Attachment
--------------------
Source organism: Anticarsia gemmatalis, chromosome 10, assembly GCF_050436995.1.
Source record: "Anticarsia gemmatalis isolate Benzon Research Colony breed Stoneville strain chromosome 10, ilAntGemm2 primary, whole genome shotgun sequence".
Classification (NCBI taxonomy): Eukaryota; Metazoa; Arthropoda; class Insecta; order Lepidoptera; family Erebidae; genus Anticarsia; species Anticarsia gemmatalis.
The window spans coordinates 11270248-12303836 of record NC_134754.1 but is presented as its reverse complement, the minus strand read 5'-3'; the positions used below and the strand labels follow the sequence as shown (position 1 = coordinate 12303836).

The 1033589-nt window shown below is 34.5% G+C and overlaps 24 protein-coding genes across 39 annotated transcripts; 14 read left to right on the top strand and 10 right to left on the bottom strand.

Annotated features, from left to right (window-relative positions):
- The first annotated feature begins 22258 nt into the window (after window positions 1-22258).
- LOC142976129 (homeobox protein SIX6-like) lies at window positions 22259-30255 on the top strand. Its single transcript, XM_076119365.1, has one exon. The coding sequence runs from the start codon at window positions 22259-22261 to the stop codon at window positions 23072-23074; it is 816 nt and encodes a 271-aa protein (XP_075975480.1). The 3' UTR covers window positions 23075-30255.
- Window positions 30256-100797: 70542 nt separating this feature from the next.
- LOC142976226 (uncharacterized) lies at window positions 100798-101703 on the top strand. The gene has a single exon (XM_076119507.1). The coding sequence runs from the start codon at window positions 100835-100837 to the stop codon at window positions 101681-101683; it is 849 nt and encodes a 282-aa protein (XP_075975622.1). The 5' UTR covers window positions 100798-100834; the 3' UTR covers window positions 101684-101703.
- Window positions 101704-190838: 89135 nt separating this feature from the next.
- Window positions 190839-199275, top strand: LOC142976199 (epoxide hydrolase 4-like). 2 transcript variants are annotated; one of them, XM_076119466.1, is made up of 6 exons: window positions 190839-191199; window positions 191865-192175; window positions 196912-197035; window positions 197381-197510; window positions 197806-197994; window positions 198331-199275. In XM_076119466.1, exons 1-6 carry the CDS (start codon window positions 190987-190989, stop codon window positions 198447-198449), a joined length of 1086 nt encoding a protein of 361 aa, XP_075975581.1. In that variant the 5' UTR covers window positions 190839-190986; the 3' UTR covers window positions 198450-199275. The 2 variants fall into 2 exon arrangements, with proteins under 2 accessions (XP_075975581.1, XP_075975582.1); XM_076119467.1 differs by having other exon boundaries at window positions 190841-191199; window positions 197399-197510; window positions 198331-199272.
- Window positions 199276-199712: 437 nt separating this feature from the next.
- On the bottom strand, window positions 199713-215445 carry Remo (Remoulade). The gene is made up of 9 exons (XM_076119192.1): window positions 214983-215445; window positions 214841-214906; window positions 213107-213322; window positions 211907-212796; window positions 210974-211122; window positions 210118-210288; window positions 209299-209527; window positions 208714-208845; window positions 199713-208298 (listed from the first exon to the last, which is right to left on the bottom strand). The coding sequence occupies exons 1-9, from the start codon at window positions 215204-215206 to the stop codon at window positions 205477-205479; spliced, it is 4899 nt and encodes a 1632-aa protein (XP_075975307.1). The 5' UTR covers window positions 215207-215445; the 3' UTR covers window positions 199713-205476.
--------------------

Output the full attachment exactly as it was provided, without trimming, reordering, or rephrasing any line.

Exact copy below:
Source organism: Anticarsia gemmatalis, chromosome 10, assembly GCF_050436995.1.
Source record: "Anticarsia gemmatalis isolate Benzon Research Colony breed Stoneville strain chromosome 10, ilAntGemm2 primary, whole genome shotgun sequence".
Classification (NCBI taxonomy): Eukaryota; Metazoa; Arthropoda; class Insecta; order Lepidoptera; family Erebidae; genus Anticarsia; species Anticarsia gemmatalis.
The window spans coordinates 11270248-12303836 of record NC_134754.1 but is presented as its reverse complement, the minus strand read 5'-3'; the positions used below and the strand labels follow the sequence as shown (position 1 = coordinate 12303836).

The 1033589-nt window shown below is 34.5% G+C and overlaps 24 protein-coding genes across 39 annotated transcripts; 14 read left to right on the top strand and 10 right to left on the bottom strand.

Annotated features, from left to right (window-relative positions):
- The first annotated feature begins 22258 nt into the window (after window positions 1-22258).
- LOC142976129 (homeobox protein SIX6-like) lies at window positions 22259-30255 on the top strand. Its single transcript, XM_076119365.1, has one exon. The coding sequence runs from the start codon at window positions 22259-22261 to the stop codon at window positions 23072-23074; it is 816 nt and encodes a 271-aa protein (XP_075975480.1). The 3' UTR covers window positions 23075-30255.
- Window positions 30256-100797: 70542 nt separating this feature from the next.
- LOC142976226 (uncharacterized) lies at window positions 100798-101703 on the top strand. The gene has a single exon (XM_076119507.1). The coding sequence runs from the start codon at window positions 100835-100837 to the stop codon at window positions 101681-101683; it is 849 nt and encodes a 282-aa protein (XP_075975622.1). The 5' UTR covers window positions 100798-100834; the 3' UTR covers window positions 101684-101703.
- Window positions 101704-190838: 89135 nt separating this feature from the next.
- Window positions 190839-199275, top strand: LOC142976199 (epoxide hydrolase 4-like). 2 transcript variants are annotated; one of them, XM_076119466.1, is made up of 6 exons: window positions 190839-191199; window positions 191865-192175; window positions 196912-197035; window positions 197381-197510; window positions 197806-197994; window positions 198331-199275. In XM_076119466.1, exons 1-6 carry the CDS (start codon window positions 190987-190989, stop codon window positions 198447-198449), a joined length of 1086 nt encoding a protein of 361 aa, XP_075975581.1. In that variant the 5' UTR covers window positions 190839-190986; the 3' UTR covers window positions 198450-199275. The 2 variants fall into 2 exon arrangements, with proteins under 2 accessions (XP_075975581.1, XP_075975582.1); XM_076119467.1 differs by having other exon boundaries at window positions 190841-191199; window positions 197399-197510; window positions 198331-199272.
- Window positions 199276-199712: 437 nt separating this feature from the next.
- On the bottom strand, window positions 199713-215445 carry Remo (Remoulade). The gene is made up of 9 exons (XM_076119192.1): window positions 214983-215445; window positions 214841-214906; window positions 213107-213322; window positions 211907-212796; window positions 210974-211122; window positions 210118-210288; window positions 209299-209527; window positions 208714-208845; window positions 199713-208298 (listed from the first exon to the last, which is right to left on the bottom strand). The coding sequence occupies exons 1-9, from the start codon at window positions 215204-215206 to the stop codon at window positions 205477-205479; spliced, it is 4899 nt and encodes a 1632-aa protein (XP_075975307.1). The 5' UTR covers window positions 215207-215445; the 3' UTR covers window positions 199713-205476.